Sony Becomes Latest Operation Payback Attack Target

Monday, April 04, 2011

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UPDATE:  An article in CIO states:"It get worse: An even more militantly anti-Sony Anonymous offshoot calling itself "SonyRecon" says it's targeting Sony individuals, unearthing employee personal details, then posting them in public spaces. Some may even be sleuthing for information about employees' children: At one point, a hacker complained "No one found ANY info on Stringers [sic] kids" (in reference to Howard Stringer, president and CEO of Sony Corporation). That's more than disturbing, it's reprehensible--a clear example of how not to win friends and influence others, and how to undermine your argument by engaging in depravity..."

The rogue hacktivist movement known as Anonymous has now turned its anti-copyright campaign Operation Payback against the Sony Corporation.

The distributed denial of service (DDoS) attack, dubbed "OpSony", began in earnest over the weekend targeting Sony's www.sonypictures.co.uk website.

The Anonymous press release announcing the attack indicated it is in retaliation for recent "legal actions against fellow Internet citizens GeoHot and Graf_Chokolo."

George "Geohot" Hotz is responsible for the successful and well publicized "jailbreak" of Sony's PlayStation3, and his attorneys last week filed motions to dismiss the Sony lawsuit altogether.

Operation Payback was initially launched to protest the entertainment industry's attempts to clamp down on illegal file-sharing largely conducted through P2P (person to person) networks.

The operation comes just one week after a similar attack was launched against the Recording Industry Association of America (RIAA), which is seeking trillions of dollars in damages from the P2P file-sharing network LimeWire for facilitating copyright infractions.

The Anonymous press release states:

"You have abused the judicial system in an attempt to censor information about how your products work. You have victimized your own customers merely for possessing and sharing  information, and continue to target those who seek this information. In doing so you have violated the privacy of thousands of innocent people who only sought the free distribution of information. Your suppression of this information is motivated by corporate greed and the desire for complete control over the actions of individuals who purchase and use your products, at least when those actions threaten to undermine the corrupt stranglehold you seek to maintain over copywrong, oops, 'copyright'."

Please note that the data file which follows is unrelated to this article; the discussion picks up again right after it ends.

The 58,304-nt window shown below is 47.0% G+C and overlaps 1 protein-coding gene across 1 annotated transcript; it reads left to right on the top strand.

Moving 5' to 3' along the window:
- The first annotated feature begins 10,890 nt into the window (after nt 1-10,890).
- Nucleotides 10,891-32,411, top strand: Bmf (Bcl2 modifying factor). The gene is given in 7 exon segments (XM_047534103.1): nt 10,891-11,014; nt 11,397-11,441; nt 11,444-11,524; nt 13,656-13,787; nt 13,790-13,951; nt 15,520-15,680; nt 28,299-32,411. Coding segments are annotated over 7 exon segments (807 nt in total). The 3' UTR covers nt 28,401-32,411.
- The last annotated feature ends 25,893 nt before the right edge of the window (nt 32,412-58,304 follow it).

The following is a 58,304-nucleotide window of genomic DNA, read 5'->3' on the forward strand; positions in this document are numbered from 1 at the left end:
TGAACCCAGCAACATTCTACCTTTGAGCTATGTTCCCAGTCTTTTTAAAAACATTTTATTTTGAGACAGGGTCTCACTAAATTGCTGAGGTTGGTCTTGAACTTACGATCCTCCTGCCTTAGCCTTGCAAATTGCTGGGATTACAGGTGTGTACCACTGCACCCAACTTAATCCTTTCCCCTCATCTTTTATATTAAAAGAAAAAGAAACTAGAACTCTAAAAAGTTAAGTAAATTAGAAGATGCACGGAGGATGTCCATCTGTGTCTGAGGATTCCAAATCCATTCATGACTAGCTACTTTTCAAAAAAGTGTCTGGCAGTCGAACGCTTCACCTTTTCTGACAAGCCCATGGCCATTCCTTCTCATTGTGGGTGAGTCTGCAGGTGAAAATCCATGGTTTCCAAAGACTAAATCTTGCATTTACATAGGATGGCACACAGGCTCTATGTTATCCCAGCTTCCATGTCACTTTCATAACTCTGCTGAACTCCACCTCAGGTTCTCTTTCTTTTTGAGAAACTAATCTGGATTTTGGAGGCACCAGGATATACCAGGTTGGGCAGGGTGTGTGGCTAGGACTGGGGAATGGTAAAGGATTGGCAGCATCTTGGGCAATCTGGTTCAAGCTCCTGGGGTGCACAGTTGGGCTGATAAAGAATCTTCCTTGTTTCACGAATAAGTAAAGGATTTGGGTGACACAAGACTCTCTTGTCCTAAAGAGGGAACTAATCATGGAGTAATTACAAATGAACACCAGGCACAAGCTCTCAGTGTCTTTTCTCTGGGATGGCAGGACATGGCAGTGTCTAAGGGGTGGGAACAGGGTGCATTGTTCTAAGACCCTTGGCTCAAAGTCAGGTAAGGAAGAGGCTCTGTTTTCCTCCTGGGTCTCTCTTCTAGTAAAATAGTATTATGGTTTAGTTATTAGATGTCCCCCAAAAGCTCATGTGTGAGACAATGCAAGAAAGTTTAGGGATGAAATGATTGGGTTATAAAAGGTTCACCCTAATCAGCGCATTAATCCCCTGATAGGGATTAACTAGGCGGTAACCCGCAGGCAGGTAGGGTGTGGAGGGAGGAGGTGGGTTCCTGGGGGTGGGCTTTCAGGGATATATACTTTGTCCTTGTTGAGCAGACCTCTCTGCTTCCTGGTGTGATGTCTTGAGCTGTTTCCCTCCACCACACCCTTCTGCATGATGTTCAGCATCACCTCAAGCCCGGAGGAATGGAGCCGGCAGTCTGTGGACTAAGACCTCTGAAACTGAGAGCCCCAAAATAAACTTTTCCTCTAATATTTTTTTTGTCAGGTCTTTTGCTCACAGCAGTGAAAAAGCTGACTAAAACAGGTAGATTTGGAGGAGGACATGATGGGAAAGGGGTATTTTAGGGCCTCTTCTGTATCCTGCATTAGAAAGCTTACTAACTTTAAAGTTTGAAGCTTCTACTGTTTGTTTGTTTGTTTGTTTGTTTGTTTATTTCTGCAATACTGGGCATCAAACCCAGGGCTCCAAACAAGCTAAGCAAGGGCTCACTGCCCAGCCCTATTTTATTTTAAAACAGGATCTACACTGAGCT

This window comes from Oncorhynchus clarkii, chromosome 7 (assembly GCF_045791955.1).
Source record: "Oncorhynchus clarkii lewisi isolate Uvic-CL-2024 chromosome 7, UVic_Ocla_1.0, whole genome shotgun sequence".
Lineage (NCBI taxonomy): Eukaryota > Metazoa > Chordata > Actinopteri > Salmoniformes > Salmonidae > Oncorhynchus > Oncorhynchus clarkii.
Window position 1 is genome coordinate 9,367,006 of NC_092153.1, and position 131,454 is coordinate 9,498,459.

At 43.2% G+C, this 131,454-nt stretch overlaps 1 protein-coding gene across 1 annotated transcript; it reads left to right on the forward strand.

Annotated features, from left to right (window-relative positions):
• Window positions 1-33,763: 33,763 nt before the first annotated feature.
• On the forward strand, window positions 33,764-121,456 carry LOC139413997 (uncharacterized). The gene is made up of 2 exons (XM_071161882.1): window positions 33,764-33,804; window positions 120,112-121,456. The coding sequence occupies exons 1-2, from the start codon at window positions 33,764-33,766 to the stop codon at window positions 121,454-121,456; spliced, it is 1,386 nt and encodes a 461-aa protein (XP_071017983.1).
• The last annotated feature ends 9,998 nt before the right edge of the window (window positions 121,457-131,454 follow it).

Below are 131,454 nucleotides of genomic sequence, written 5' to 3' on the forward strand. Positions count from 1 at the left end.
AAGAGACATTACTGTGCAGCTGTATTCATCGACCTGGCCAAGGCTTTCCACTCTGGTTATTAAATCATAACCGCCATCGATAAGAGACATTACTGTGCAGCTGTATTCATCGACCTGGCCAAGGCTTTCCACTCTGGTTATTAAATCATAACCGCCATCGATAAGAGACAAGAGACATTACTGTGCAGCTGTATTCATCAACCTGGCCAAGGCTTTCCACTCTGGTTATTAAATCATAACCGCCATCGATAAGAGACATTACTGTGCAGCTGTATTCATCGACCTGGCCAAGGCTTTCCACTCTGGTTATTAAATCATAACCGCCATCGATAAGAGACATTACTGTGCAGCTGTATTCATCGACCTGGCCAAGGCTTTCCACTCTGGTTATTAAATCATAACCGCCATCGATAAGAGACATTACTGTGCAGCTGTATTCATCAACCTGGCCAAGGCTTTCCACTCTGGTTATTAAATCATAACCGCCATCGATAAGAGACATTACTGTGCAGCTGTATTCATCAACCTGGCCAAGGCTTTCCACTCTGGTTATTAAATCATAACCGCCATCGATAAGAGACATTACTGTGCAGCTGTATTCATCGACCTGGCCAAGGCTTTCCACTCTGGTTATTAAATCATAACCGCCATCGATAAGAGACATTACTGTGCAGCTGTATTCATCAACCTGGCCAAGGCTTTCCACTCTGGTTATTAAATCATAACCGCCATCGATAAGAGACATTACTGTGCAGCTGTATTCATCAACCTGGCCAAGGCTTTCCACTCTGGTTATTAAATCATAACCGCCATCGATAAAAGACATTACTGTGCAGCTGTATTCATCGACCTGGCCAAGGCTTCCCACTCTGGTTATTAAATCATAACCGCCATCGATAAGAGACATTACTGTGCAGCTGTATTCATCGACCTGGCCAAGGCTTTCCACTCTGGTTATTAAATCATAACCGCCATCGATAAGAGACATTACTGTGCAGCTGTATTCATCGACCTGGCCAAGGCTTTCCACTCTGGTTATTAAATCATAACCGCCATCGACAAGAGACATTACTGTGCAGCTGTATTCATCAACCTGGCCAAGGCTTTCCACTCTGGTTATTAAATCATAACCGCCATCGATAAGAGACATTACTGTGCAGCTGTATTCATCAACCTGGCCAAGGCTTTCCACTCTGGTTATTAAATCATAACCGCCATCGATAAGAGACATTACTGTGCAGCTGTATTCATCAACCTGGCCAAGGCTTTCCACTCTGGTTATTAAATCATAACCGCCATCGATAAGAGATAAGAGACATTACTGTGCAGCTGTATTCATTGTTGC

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The press release goes on to state:

"Your corrupt business practices are indicative of a corporate philosophy that would deny consumers the right to use products they have paid for, and rightfully own, in the manner of their choosing. Perhaps you should alert your customers to the fact that they are apparently only renting your products? In light of this assault on both rights and free expression, Anonymous, the notoriously handsome rulers of the internet, would like to inform you that you have only been 'renting' your web domains. Having trodden upon Anonymous' rights, you must now be trodden on."

Anonymous employs a downloadable tool called the Low Orbit Ion Cannon that is made available to those who want to participate in a DDoS attack.

The success of an attack largely depends on the operation organizer's ability to publicize and gain crowd-sourced participation for the attack "hive". Operations that do not attract enough participants fail to take the targeted website off-line.

At the time of this article's publication, it appears as if the OpSony attack has been unsuccessful in taking down the targeted website.

 

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